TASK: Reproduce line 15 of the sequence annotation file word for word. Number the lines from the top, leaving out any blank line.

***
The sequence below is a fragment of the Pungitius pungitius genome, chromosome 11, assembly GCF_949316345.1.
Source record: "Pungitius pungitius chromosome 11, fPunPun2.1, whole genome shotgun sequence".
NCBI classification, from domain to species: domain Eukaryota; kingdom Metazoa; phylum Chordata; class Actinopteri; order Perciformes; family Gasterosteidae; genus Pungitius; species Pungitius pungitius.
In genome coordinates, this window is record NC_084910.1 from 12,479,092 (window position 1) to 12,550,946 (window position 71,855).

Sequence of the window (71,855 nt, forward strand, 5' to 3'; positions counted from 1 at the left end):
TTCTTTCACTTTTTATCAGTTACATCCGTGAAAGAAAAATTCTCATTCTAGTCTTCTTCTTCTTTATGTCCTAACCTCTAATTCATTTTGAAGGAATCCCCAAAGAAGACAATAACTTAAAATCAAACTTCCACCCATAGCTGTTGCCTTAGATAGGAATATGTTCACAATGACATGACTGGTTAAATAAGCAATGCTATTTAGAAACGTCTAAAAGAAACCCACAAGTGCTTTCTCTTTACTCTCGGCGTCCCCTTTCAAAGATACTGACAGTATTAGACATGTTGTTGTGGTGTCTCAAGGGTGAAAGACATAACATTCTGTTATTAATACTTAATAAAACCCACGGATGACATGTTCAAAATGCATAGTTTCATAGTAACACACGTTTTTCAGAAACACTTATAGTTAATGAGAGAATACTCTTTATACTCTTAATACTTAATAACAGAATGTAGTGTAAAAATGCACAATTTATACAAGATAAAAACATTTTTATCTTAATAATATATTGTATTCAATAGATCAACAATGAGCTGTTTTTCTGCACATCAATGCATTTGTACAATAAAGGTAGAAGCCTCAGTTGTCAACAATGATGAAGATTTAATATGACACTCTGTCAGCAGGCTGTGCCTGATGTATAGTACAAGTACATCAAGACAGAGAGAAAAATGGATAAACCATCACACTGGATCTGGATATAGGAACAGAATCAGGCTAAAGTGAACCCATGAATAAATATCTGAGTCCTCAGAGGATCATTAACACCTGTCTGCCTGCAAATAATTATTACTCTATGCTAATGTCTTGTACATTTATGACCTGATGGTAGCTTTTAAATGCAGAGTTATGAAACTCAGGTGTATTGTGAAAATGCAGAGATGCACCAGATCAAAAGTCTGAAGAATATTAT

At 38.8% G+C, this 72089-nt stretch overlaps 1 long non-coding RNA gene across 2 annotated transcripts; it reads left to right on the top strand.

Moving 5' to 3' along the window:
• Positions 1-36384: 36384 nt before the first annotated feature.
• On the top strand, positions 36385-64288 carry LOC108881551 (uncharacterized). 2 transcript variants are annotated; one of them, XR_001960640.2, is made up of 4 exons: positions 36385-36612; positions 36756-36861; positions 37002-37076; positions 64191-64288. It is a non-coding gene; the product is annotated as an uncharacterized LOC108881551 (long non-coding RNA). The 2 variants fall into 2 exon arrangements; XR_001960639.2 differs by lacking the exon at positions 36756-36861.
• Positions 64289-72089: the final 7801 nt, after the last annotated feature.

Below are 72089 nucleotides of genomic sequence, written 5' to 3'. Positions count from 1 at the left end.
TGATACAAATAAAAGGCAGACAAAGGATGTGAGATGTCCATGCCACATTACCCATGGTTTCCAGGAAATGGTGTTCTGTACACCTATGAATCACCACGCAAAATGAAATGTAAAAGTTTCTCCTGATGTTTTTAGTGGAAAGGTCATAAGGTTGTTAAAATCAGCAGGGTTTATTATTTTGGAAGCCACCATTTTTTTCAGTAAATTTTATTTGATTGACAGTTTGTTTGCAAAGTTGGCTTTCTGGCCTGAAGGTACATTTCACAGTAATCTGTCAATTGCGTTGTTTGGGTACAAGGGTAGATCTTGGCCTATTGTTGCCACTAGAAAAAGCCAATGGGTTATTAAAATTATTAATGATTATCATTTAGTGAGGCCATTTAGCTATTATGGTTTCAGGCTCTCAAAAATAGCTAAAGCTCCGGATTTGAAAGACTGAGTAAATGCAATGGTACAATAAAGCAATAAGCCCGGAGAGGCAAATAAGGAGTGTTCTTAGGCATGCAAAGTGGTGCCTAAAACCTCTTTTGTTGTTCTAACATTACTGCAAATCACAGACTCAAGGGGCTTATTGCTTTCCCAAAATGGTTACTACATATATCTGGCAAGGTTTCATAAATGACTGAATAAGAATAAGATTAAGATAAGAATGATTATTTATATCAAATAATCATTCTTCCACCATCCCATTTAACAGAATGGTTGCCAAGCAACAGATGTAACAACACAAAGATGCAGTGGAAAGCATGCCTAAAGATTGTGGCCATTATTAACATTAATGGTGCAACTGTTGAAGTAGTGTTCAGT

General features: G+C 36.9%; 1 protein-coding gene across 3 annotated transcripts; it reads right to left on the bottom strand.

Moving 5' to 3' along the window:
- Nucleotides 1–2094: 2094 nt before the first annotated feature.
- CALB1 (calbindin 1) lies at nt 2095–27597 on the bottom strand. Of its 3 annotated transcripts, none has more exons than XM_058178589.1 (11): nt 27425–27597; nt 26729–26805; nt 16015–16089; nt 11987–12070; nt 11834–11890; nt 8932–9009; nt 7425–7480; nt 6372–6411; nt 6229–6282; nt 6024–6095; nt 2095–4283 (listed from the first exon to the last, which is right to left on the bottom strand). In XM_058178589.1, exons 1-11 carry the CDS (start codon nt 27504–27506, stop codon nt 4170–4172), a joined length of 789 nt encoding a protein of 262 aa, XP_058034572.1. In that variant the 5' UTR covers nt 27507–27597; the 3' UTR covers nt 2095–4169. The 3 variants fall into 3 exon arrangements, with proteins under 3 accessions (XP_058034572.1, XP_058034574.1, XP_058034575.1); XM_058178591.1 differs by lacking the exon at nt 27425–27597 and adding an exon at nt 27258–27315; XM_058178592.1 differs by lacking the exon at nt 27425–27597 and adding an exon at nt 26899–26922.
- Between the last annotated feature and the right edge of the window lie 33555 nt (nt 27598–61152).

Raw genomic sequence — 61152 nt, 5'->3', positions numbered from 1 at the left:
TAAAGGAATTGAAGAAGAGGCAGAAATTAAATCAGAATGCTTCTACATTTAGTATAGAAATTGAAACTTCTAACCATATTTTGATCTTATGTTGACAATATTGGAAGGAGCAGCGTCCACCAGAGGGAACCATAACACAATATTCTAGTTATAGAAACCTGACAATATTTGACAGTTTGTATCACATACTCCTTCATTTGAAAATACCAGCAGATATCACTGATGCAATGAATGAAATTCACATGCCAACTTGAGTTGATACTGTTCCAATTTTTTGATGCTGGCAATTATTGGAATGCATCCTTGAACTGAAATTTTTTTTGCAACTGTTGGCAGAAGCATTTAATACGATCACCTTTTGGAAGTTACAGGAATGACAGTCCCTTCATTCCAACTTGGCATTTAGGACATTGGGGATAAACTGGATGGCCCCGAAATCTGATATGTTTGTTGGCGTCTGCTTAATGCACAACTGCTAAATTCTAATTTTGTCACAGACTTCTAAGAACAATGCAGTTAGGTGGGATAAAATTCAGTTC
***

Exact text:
Moving 5' to 3' along the window: